If you want to help those in distress, reach out to vulnerable groups or individuals actively. Do not wait for the people affected by the lockdown to ask for assistance.
India is witnessing the second wave of COVID-19. There have been subsequent lockdowns in few cities in a bid to arrest the spread of the pandemic. The COVID-19 is not only a threat to our health but has also triggered a humanitarian crisis across the country, especially among the vulnerable sections of our society.
The people of India are hit hard by the consequences of the lockdown as large parts of the economy have ground to halt. Employers are widely imposing pay cuts or laying off their employees. According to a Pew study, the pandemic has adversely impacted income levels and pushed over 75 million into poverty.
The government’s response to the crisis has been inadequate so far. Since the inception of the lockdown, we have witnessed several non-governmental organisations and government bodies working untiringly to provide relief to the people in distress.
While those in extreme distress, like the thousands of migrant workers trying to reach their hometowns, need immediate attention, others around us may also need help. They may be reluctant to reach out to us for a variety of reasons. The fear of being judged by the community members and the feeling of embarrassment stops people to come forward to seek help.
Moreover, there a deep-rooted co-relation between charity and casteism. The giver is considered to belong to a higher caste compared to the one on the receiving end. Another barrier is the taboo around asking for money, as it is considered socially inappropriate.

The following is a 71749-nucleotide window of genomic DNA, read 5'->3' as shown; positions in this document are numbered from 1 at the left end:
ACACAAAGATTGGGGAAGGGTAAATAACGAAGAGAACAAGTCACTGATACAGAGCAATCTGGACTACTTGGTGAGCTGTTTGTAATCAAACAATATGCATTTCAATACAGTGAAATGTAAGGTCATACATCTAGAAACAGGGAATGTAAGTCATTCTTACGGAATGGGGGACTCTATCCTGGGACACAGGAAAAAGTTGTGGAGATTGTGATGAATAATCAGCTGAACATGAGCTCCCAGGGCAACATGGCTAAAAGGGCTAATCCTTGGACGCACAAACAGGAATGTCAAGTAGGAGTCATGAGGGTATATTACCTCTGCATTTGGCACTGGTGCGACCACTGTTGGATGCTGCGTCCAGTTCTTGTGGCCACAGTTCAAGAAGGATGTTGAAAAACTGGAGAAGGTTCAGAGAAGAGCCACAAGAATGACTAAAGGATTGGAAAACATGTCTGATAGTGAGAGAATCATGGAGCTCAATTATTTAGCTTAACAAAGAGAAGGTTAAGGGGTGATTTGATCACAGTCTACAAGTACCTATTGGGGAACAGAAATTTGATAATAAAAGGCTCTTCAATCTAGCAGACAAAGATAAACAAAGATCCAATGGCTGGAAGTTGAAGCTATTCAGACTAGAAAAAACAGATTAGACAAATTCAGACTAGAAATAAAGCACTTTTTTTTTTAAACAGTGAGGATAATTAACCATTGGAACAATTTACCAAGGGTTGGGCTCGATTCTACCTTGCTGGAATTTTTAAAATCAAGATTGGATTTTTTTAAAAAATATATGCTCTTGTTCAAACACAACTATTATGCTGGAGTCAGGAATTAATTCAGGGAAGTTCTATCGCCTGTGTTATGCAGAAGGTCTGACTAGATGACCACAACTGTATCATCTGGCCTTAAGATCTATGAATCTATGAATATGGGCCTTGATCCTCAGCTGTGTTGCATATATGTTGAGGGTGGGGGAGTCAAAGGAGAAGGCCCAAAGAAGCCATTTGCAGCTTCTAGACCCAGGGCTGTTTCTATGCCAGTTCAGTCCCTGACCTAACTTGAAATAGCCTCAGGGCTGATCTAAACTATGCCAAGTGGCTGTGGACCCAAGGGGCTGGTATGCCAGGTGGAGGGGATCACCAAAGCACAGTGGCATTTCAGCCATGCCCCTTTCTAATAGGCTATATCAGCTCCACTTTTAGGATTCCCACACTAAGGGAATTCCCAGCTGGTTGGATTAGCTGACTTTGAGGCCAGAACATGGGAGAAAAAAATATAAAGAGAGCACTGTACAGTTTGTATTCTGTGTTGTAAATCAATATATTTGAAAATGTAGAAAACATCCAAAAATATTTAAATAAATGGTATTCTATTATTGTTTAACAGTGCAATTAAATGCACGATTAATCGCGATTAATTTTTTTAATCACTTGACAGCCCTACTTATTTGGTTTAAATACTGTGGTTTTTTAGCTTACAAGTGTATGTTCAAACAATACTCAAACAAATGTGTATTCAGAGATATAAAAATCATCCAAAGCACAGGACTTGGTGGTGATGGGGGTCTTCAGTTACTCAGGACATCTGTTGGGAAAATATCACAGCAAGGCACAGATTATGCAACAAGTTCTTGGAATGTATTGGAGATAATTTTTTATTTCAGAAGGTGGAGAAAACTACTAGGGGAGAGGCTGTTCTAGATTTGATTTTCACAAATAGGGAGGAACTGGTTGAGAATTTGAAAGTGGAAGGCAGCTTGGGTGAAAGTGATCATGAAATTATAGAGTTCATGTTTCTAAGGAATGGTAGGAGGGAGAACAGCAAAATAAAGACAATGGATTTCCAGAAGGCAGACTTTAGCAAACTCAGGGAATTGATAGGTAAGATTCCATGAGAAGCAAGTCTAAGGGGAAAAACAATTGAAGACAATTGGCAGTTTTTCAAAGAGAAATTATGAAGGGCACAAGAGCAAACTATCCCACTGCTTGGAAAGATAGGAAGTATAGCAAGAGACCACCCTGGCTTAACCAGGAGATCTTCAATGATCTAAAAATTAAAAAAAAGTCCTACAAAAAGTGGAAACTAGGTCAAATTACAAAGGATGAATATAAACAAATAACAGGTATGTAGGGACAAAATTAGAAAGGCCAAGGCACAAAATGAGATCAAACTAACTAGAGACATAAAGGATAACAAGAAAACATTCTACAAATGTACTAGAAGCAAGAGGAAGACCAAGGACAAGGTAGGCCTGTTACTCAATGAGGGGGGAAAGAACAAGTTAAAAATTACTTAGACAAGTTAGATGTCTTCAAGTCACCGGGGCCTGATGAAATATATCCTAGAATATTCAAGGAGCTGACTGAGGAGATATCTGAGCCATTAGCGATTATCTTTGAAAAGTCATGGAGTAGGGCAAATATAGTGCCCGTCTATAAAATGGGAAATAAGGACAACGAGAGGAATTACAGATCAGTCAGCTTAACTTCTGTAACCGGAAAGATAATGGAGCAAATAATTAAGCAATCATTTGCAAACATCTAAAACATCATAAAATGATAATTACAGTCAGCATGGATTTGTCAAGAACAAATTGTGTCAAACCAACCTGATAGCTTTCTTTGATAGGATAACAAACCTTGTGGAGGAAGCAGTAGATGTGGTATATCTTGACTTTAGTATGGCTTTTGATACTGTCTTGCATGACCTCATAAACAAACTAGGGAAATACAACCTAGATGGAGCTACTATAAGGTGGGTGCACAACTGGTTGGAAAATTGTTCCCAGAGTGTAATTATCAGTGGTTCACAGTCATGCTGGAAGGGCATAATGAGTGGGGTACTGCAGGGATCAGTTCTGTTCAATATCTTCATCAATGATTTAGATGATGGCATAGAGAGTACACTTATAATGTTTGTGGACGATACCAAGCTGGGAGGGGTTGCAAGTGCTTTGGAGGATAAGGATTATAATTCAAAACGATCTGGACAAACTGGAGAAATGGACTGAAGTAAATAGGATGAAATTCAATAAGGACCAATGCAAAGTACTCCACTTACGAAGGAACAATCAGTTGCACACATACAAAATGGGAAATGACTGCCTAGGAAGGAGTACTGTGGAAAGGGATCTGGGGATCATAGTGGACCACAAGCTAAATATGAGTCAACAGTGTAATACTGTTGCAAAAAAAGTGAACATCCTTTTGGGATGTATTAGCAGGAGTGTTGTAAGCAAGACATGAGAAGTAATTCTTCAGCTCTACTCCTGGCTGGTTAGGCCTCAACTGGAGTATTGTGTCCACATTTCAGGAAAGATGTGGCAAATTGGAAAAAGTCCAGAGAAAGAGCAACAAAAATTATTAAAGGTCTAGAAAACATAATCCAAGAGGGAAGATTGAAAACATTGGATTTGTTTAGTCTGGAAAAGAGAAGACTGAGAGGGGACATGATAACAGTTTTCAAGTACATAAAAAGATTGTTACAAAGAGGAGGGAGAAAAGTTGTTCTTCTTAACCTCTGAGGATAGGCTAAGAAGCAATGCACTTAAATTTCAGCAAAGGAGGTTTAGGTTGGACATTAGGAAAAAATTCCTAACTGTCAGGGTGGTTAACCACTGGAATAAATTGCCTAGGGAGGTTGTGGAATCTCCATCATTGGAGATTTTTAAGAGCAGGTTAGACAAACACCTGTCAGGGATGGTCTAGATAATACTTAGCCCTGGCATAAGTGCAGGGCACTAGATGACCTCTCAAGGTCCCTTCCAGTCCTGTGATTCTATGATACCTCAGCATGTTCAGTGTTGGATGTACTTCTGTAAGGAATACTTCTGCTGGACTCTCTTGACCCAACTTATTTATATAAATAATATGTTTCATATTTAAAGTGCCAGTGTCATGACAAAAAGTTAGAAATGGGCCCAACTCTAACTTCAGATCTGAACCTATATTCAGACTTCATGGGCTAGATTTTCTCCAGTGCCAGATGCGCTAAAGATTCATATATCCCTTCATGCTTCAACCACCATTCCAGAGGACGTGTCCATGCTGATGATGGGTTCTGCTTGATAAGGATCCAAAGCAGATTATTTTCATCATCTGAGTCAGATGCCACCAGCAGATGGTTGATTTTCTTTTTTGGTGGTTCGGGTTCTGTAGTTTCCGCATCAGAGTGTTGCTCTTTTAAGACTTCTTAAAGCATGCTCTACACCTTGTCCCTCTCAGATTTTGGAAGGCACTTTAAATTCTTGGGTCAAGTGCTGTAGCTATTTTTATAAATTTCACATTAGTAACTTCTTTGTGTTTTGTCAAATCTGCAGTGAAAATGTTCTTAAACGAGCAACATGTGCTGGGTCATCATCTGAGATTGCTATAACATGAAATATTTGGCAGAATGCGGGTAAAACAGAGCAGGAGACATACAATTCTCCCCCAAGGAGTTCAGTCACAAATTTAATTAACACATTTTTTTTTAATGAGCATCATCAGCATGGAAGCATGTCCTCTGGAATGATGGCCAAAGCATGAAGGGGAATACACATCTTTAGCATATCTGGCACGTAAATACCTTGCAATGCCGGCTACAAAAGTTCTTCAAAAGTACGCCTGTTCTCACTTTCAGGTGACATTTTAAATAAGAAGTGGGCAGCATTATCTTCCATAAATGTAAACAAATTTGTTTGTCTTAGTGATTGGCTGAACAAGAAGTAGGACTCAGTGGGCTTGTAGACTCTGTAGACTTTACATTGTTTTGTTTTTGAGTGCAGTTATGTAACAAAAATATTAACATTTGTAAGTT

Recently, while organising relief work, I happened to think about my tailor, wondering how he would manage with his boutique not being functional. I called him and asked about him and his family. “Ji sab khairyat hai, (Yes, everything is fine),” he said affirmatively.
On asking if he had everything and whether he was facing any problems, he disclosed, “Ji ab pareshani kya, bas dukaan khuli nahi hai. Bas wahi mushkil ho rahi hai; jo thora bahut hai ussi se kaam chala rahe hain (What problem! The boutique is not opening which is worrisome; we are making do with whatever we have).”
Often, we are so focused on the big picture that the obvious that we tend to overlook is the smaller things. Now is the time to go out of our way to help people.
According to Krystall Dunaway, Psychology program director at South University, giving charity empath induced altruism is not even simple.
Let us check upon the people who are a part of our daily lives, who made life easy for us: our domestic helpers, tiffin delivery person, milkman/milkmaid, tailor and all those make our lives easy. We should make them realise how invaluable they are and how much they matter to us.
More importantly, it is necessary to ensure accountability of the amount one donates for the social good. According to Vaishali Nigam Sinha, Chief Sustainability Officer at Renew Power, Indians have refrained from planned giving for broader societal transformation. Thus, donors should ensure that their donations are optimally utilised.
We should adopt an emphatically induced and systematically planned approach to reach out to the key players of our life. Let them know we are in it together.